The CRA to Resurrect Archaic Regulation of the Internet Will Harm Small Business

By at 16 May, 2018, 9:54 am

KEY VOTE: Vote NO on the CRA

Dear Member of the United States Senate:

One of the big myths being perpetrated to restore onerous, 1930s utility-style regulation of the internet through a congressional review act (CRA) resolution is that this package of innovation-smothering red tape is “good” for small businesses and entrepreneurs. Nothing could be further from the truth.

On behalf of the Small Business & Entrepreneurship Council (SBE Council) and our more than 100,000 members and supports nationwide, I urge you to oppose the CRA to overturn the “Restoring Internet Freedom” order.  SBE Council will KEY VOTE the CRA in its Ratings of the 115th Congress.

Legislation, Not Innovation-Smothering Regulation: First and foremost, if supporters pushing the CRA genuinely desire “net neutrality” rules for the internet, this can be enacted through legislation that embeds these key principals in law rather than imposing massive regulation and government control over the internet.  SBE Council strongly supports an open internet, and believes the ideal way to achieve this is through common-sense legislation rather than harsh, inappropriate and inflexible regulation that undermines innovation, investment, small ISPs, competition, and access to broadband. Legislation will provide needed certainty, which will enable a continuous flow of investment and innovation that is the fuel for a dynamic internet ecosystem, and a dynamic economy.

Of course, the internet did not break or explode as forewarned by “net neutrality” supporters once the FCC advanced its Restoring Internet Freedom order. The very next minute, next hour and next day America’s small businesses and entrepreneurs still had their internet, and exciting developments continue to occur, which are providing small businesses with new technologies, experiences and helpful tools.  Because of the Restoring Internet Freedom order, the negative trend in broadband investment is improving.  Robust and ongoing investment is needed to provide small businesses – and all consumers – access to better broadband and new tools to support startups and economic development in the areas of our country that need it most.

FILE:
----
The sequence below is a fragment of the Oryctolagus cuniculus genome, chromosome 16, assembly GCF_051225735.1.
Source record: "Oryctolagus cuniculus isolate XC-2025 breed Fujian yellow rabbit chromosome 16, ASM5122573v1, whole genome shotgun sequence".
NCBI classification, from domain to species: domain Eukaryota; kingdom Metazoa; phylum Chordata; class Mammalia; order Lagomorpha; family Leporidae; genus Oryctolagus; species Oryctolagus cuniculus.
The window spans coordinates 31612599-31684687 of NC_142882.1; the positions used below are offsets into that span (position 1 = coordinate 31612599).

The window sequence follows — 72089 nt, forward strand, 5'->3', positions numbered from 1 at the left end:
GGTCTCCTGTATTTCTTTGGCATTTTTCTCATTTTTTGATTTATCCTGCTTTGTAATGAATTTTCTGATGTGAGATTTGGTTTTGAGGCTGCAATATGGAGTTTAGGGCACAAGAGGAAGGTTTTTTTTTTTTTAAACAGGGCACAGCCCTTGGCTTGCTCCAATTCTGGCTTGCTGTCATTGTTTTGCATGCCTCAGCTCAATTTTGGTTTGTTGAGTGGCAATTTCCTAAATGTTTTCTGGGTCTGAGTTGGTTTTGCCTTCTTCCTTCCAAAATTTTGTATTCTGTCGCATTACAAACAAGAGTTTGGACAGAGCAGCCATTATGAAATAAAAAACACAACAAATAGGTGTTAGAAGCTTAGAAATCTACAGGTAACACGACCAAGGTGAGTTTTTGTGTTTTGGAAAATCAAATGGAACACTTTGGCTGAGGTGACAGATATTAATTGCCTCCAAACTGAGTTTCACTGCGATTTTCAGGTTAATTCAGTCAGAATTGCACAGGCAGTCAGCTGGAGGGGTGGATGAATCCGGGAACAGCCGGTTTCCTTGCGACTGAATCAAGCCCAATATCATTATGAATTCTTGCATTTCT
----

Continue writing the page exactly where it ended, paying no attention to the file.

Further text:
Big-Tech Gets an Advantage and Pass on Privacy Rules: Some of the big technology companies pushing the fallacy and need for Title II regulation are doing so because the resurrection of this misguided regulatory framework exempts the tech behemoths from privacy regulations and other rules being imposed on ISPs.  This is not fair, or smart.  A slew of costly and harmful rules and regulations would be imposed on ISPs – including the hundreds of smaller ISPs that provide internet and broadband access to rural and underserved areas of the country – while the biggest and most data-rich corporations escape any type of government oversight.

Small ISPs and Small Businesses Threatened and Unfairly Burdened: Overturning the Restoring Internet Freedom order will once again put small ISPs into a massive regulatory scheme that threatens their competitiveness and survival. For small ISPs, most of whom operate in more rural areas, the costs of these rules are real and substantial. Their customers will again be harmed as these small businesses will be forced to put off network investments and defer or stop the development of new features and services.  How is this good for rural Americans, economic development in these areas, or efforts to bring all of our citizens into the digital economy?

For good measure, small businesses within the telecommunications industry in general will lose out when investment and innovation suffer. According to the latest U.S. Census Bureau data (2015), 84.1 percent of employer firms in the telecommunications sector have less than 20 employees, 95.1 percent with less than 100 workers, and 98.3 percent less than 500 employees. It’s no surprise that small businesses suffer most, as study after study shows that burdens of government regulation fall far heavier on smaller businesses versus large firms.

Title II regulation advocates have always been searching for a problem to regulate.  There never has been one, and the internet did not blow up when the FCC advanced its Restoring Internet Freedom order.  Consumers and small businesses have come to enjoy tremendous advancements in the broadband arena because of a light-touch regulatory framework, and the investment that drives innovation.  Supporters of Title II regulation and restoring the 2015 rules only offer up baseless hypotheticals to justify extreme government regulation.

SBE Council urges you to support entrepreneurs and small business America by rejecting the CRA to overturn the Restoring Internet Freedom order.  Please feel free to contact SBE Council if you have questions. Thank you, in advance, for your support of entrepreneurs and small businesses.


Karen Kerrigan, President & CEO

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